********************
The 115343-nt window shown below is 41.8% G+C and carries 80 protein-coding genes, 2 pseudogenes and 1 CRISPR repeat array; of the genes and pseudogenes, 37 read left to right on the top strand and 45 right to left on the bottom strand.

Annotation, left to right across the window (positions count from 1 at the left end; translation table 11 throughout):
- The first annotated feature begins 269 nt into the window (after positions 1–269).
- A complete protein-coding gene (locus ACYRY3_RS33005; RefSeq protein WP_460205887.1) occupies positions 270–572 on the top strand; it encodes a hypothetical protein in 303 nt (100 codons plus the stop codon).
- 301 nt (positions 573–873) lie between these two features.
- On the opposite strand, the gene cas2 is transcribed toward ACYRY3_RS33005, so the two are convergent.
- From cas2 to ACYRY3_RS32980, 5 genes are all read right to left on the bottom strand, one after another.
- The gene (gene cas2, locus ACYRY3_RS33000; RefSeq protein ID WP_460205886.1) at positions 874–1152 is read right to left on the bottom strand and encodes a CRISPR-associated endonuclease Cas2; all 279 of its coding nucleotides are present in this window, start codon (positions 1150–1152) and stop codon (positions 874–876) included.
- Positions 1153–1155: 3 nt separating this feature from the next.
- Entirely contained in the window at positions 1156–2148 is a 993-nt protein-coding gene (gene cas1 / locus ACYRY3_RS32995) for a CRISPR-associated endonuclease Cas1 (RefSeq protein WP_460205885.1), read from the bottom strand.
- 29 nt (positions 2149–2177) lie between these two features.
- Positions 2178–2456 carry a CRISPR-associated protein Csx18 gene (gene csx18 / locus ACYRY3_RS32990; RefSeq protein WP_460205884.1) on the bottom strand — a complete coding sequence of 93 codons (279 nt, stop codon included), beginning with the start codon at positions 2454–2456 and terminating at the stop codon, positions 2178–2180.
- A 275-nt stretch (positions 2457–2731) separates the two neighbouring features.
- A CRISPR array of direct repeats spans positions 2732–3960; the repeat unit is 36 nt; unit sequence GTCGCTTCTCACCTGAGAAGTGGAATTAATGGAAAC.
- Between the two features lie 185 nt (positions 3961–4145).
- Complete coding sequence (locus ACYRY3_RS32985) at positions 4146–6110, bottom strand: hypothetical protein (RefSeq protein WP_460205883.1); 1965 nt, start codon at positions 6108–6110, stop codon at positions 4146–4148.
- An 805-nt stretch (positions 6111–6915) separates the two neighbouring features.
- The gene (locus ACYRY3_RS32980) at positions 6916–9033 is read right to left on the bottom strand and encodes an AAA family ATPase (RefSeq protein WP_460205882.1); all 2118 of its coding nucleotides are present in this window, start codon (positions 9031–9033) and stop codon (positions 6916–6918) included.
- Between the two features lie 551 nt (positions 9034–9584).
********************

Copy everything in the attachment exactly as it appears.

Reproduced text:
The 115343-nt window shown below is 41.8% G+C and carries 80 protein-coding genes, 2 pseudogenes and 1 CRISPR repeat array; of the genes and pseudogenes, 37 read left to right on the top strand and 45 right to left on the bottom strand.

Annotation, left to right across the window (positions count from 1 at the left end; translation table 11 throughout):
- The first annotated feature begins 269 nt into the window (after positions 1–269).
- A complete protein-coding gene (locus ACYRY3_RS33005; RefSeq protein WP_460205887.1) occupies positions 270–572 on the top strand; it encodes a hypothetical protein in 303 nt (100 codons plus the stop codon).
- 301 nt (positions 573–873) lie between these two features.
- On the opposite strand, the gene cas2 is transcribed toward ACYRY3_RS33005, so the two are convergent.
- From cas2 to ACYRY3_RS32980, 5 genes are all read right to left on the bottom strand, one after another.
- The gene (gene cas2, locus ACYRY3_RS33000; RefSeq protein ID WP_460205886.1) at positions 874–1152 is read right to left on the bottom strand and encodes a CRISPR-associated endonuclease Cas2; all 279 of its coding nucleotides are present in this window, start codon (positions 1150–1152) and stop codon (positions 874–876) included.
- Positions 1153–1155: 3 nt separating this feature from the next.
- Entirely contained in the window at positions 1156–2148 is a 993-nt protein-coding gene (gene cas1 / locus ACYRY3_RS32995) for a CRISPR-associated endonuclease Cas1 (RefSeq protein WP_460205885.1), read from the bottom strand.
- 29 nt (positions 2149–2177) lie between these two features.
- Positions 2178–2456 carry a CRISPR-associated protein Csx18 gene (gene csx18 / locus ACYRY3_RS32990; RefSeq protein WP_460205884.1) on the bottom strand — a complete coding sequence of 93 codons (279 nt, stop codon included), beginning with the start codon at positions 2454–2456 and terminating at the stop codon, positions 2178–2180.
- A 275-nt stretch (positions 2457–2731) separates the two neighbouring features.
- A CRISPR array of direct repeats spans positions 2732–3960; the repeat unit is 36 nt; unit sequence GTCGCTTCTCACCTGAGAAGTGGAATTAATGGAAAC.
- Between the two features lie 185 nt (positions 3961–4145).
- Complete coding sequence (locus ACYRY3_RS32985) at positions 4146–6110, bottom strand: hypothetical protein (RefSeq protein WP_460205883.1); 1965 nt, start codon at positions 6108–6110, stop codon at positions 4146–4148.
- An 805-nt stretch (positions 6111–6915) separates the two neighbouring features.
- The gene (locus ACYRY3_RS32980) at positions 6916–9033 is read right to left on the bottom strand and encodes an AAA family ATPase (RefSeq protein WP_460205882.1); all 2118 of its coding nucleotides are present in this window, start codon (positions 9031–9033) and stop codon (positions 6916–6918) included.
- Between the two features lie 551 nt (positions 9034–9584).